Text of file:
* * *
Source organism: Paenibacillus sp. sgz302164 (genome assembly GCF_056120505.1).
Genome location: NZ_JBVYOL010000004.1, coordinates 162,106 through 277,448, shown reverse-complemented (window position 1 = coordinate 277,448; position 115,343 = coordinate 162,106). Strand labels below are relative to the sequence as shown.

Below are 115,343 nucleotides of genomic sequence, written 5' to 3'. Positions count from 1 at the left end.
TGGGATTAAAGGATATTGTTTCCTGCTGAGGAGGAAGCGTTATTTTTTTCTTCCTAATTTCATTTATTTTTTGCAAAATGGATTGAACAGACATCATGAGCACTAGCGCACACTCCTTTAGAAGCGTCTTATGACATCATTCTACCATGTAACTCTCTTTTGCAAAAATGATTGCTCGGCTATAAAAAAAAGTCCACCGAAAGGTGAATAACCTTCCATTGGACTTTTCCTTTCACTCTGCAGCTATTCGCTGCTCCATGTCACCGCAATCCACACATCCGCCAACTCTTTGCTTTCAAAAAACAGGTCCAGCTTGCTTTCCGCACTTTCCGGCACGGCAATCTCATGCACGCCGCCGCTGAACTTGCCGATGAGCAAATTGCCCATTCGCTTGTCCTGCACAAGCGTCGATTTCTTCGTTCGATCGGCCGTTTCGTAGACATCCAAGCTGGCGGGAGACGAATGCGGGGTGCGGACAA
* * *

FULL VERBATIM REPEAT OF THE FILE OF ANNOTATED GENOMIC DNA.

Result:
Source organism: Paenibacillus sp. sgz302164 (genome assembly GCF_056120505.1).
Genome location: NZ_JBVYOL010000004.1, coordinates 162,106 through 277,448, shown reverse-complemented (window position 1 = coordinate 277,448; position 115,343 = coordinate 162,106). Strand labels below are relative to the sequence as shown.

Below are 115,343 nucleotides of genomic sequence, written 5' to 3'. Positions count from 1 at the left end.
TGGGATTAAAGGATATTGTTTCCTGCTGAGGAGGAAGCGTTATTTTTTTCTTCCTAATTTCATTTATTTTTTGCAAAATGGATTGAACAGACATCATGAGCACTAGCGCACACTCCTTTAGAAGCGTCTTATGACATCATTCTACCATGTAACTCTCTTTTGCAAAAATGATTGCTCGGCTATAAAAAAAAGTCCACCGAAAGGTGAATAACCTTCCATTGGACTTTTCCTTTCACTCTGCAGCTATTCGCTGCTCCATGTCACCGCAATCCACACATCCGCCAACTCTTTGCTTTCAAAAAACAGGTCCAGCTTGCTTTCCGCACTTTCCGGCACGGCAATCTCATGCACGCCGCCGCTGAACTTGCCGATGAGCAAATTGCCCATTCGCTTGTCCTGCACAAGCGTCGATTTCTTCGTTCGATCGGCCGTTTCGTAGACATCCAAGCTGGCGGGAGACGAATGCGGGGTGCGGACAA